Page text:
Sunday, November 11, 2007

SSL Certificates on Sourcefire DC/3D Systems

I'm in the process of getting an internal CA off the ground, and on Thursday I found myself totally stumped for a good 6 hours with the Sourcefire systems.

I called support and asked if there was a proper, supported way to get a more official SSL certificate on the devices. To my surprise, there isn't. If you are stuck using a self-signed certificate from a CA you have no business trusting, its almost not even worth using SSL to protect the traffic on the web-based management interface. Since its just all Apache under the hood anyway, I asked if I could do it myself. After several minutes I was told that this is fine, but they could not support anything related to SSL after I went down that road.

Easy enough, I thought. Generate a large private key, generate a CSR, submit the CSR, sign the CSR and drop the new key and certificate on the Sourcefire device in /etc/ssl/server.key and /etc/ssl/server.crt, respectively. Restart apache.

To my total surprise this did not work. Re-copy the correct key and certificate, just to be sure. Same deal. Run the usual certificate and key verification:

openssl x509 -noout -modulus -in server.crt | openssl md5
openssl rsa -noout -modulus -in server.key | openssl md5

Sure enough, the MD5s are the same. What gives? Tweaking the log levels indicated that I had I definitely had the wrong key, but my commands above proved otherwise. I continued to get the following error message:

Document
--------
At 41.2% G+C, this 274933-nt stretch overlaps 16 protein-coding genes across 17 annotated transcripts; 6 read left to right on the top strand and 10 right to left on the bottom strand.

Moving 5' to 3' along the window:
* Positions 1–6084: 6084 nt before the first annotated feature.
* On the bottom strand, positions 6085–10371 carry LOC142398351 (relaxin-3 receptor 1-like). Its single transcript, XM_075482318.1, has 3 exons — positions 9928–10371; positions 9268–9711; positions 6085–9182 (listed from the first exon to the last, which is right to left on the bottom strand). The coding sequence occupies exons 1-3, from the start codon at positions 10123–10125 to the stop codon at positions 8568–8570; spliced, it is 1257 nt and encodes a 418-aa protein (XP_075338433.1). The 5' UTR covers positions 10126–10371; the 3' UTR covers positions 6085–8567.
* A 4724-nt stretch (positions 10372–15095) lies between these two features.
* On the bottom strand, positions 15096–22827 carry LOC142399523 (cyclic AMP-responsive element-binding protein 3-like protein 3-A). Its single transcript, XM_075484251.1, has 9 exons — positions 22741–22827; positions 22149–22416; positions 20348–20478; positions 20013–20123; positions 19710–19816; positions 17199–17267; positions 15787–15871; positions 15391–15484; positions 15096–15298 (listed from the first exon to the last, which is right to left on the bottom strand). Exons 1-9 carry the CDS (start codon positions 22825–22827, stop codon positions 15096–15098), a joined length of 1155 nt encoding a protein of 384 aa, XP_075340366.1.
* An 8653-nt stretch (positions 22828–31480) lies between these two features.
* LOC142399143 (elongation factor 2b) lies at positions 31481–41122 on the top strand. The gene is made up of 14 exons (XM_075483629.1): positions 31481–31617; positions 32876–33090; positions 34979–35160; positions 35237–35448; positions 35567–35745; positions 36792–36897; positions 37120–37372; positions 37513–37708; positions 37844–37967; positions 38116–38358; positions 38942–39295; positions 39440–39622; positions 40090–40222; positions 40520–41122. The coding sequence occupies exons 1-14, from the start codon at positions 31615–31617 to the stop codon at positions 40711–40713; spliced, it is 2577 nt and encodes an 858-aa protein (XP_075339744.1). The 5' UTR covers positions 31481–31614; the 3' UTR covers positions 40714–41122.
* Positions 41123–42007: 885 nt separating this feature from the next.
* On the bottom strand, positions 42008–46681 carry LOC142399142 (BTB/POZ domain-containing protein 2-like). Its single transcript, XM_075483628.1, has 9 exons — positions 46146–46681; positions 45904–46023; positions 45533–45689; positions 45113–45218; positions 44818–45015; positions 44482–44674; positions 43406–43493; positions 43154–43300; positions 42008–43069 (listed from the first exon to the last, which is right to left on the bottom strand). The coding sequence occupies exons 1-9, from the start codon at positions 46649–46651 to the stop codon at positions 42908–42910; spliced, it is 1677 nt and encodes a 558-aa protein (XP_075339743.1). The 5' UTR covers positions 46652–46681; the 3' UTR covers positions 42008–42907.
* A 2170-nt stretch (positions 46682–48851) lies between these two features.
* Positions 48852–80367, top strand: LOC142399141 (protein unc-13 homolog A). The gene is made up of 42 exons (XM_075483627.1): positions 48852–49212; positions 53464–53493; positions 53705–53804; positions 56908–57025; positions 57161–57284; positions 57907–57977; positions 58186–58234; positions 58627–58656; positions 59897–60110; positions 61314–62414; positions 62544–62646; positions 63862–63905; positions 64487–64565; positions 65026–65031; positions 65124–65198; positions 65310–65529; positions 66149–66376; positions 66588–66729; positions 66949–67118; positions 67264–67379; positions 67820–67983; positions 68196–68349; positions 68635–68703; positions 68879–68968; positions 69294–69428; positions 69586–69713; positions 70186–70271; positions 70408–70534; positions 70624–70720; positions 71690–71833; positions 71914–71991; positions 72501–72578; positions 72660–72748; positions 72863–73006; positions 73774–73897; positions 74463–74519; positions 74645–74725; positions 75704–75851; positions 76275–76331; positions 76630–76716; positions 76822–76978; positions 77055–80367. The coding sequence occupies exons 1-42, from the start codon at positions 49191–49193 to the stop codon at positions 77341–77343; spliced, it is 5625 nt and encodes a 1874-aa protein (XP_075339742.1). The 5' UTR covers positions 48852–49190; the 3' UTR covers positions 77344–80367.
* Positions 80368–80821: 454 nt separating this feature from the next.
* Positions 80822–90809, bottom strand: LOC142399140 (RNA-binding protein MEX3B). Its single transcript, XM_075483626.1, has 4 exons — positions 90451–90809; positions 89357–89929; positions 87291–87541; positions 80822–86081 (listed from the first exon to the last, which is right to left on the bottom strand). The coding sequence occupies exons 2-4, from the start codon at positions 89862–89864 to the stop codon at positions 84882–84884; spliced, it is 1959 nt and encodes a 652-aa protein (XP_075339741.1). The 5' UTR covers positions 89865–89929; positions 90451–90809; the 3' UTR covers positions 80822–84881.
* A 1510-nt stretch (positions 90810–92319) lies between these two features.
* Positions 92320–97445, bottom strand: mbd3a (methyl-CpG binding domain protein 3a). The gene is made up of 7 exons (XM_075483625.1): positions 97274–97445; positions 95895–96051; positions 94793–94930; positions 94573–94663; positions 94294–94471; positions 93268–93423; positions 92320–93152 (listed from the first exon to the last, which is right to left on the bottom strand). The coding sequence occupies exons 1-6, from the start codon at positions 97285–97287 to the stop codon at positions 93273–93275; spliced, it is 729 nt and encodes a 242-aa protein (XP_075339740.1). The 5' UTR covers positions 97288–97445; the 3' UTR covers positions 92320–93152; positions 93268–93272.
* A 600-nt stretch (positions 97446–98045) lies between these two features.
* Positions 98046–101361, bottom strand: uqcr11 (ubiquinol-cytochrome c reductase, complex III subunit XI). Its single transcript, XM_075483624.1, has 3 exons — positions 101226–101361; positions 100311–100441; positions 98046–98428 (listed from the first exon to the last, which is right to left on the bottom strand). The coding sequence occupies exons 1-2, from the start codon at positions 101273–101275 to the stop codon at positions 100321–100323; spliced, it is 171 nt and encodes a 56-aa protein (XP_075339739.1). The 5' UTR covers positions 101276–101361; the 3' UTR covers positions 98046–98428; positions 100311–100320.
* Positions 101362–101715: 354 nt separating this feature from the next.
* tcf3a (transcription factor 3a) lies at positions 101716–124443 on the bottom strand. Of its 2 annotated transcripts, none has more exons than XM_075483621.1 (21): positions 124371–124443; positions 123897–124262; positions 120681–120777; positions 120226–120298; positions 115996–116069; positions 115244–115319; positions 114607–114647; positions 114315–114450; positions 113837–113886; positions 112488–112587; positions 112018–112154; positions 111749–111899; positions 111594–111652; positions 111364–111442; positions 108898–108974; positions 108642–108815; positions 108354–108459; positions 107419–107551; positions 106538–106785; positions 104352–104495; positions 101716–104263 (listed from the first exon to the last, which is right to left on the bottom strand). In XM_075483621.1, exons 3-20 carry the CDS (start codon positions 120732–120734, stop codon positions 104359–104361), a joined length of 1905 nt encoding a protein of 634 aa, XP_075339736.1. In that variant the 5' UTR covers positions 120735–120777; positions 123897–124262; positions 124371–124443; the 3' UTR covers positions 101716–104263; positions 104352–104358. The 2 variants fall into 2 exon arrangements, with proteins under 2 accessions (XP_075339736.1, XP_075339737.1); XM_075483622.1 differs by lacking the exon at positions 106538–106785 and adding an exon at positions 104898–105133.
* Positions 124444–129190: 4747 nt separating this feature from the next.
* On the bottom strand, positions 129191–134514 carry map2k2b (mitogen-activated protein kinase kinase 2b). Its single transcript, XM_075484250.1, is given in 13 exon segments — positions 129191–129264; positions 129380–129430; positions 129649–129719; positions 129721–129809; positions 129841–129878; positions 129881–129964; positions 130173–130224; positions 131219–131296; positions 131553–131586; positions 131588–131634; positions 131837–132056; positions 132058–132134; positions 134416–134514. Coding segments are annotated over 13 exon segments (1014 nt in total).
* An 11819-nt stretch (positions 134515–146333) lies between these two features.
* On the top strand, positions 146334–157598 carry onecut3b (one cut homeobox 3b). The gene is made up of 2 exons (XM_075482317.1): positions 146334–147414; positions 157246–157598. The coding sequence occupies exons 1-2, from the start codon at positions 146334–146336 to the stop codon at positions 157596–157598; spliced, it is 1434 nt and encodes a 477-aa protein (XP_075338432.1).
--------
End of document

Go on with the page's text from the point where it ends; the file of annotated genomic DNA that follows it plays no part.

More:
x509 certificate routines:X509_check_private_key:key values mismatch
unable to set private key

Lies.

What could it be? A private key that was too large? I tried 4096, 2048 and 1024, and oddly enough 1024 seemed to work. I was furious. Did Sourcefire really configure and ship a system that, for whatever reason, would only function with 1024 bit private keys? I took a coffee break, as I could not fathom how this was possible.

Freshly caffeinated, I took another stab at it. I put my original, 4096 bit key and corresponding certificate back in place and then started disabling the various SSL options that Sourcefire had enabled in Apache's config until I had more information. At one point I screwed up the gcache settings sufficiently enough to kill Apache. When I fixed that and started Apache, things mysteriously started working. This was the key clue. Looking at the init script that ships with Sourcefire, a 'restart' simply sends a HUP, whereas on most other systems it does a synced 'stop' followed by a 'start'.

I have not been able to prove this, but I imagine that either Apache or gcache is caching either the private key or the certificate from its last successful start, but not caching the other. The result is that, despite what you see on disk, the key and certificate that are being used do not match. Believe what you are eyes are showing you, but do not believe what Apache is telling you. A stop and a start are needed.

This is not a Sourcefire specific problem, so I hope someone stumbles upon this and it fixes their problem.

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